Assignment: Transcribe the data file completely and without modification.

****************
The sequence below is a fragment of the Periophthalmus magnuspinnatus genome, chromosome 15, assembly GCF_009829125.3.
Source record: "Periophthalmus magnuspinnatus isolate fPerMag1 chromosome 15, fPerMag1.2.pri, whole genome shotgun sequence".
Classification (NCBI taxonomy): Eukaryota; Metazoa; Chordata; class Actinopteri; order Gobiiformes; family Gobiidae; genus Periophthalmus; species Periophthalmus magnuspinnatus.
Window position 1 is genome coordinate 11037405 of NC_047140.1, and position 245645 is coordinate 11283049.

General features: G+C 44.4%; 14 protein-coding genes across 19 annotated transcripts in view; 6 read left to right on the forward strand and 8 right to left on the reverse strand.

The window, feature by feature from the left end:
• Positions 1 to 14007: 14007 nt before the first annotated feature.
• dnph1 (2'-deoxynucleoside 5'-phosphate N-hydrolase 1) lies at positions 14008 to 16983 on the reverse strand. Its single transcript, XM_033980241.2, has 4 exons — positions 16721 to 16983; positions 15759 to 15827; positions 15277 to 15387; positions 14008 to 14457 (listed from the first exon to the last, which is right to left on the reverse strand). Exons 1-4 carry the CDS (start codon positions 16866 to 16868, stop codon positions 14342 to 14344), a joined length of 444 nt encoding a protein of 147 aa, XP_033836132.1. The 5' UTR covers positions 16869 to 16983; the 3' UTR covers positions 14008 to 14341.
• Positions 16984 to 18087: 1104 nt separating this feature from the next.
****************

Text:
The sequence below is a fragment of the Periophthalmus magnuspinnatus genome, chromosome 15, assembly GCF_009829125.3.
Source record: "Periophthalmus magnuspinnatus isolate fPerMag1 chromosome 15, fPerMag1.2.pri, whole genome shotgun sequence".
Classification (NCBI taxonomy): Eukaryota; Metazoa; Chordata; class Actinopteri; order Gobiiformes; family Gobiidae; genus Periophthalmus; species Periophthalmus magnuspinnatus.
Window position 1 is genome coordinate 11037405 of NC_047140.1, and position 245645 is coordinate 11283049.

General features: G+C 44.4%; 14 protein-coding genes across 19 annotated transcripts in view; 6 read left to right on the forward strand and 8 right to left on the reverse strand.

The window, feature by feature from the left end:
• Positions 1 to 14007: 14007 nt before the first annotated feature.
• dnph1 (2'-deoxynucleoside 5'-phosphate N-hydrolase 1) lies at positions 14008 to 16983 on the reverse strand. Its single transcript, XM_033980241.2, has 4 exons — positions 16721 to 16983; positions 15759 to 15827; positions 15277 to 15387; positions 14008 to 14457 (listed from the first exon to the last, which is right to left on the reverse strand). Exons 1-4 carry the CDS (start codon positions 16866 to 16868, stop codon positions 14342 to 14344), a joined length of 444 nt encoding a protein of 147 aa, XP_033836132.1. The 5' UTR covers positions 16869 to 16983; the 3' UTR covers positions 14008 to 14341.
• Positions 16984 to 18087: 1104 nt separating this feature from the next.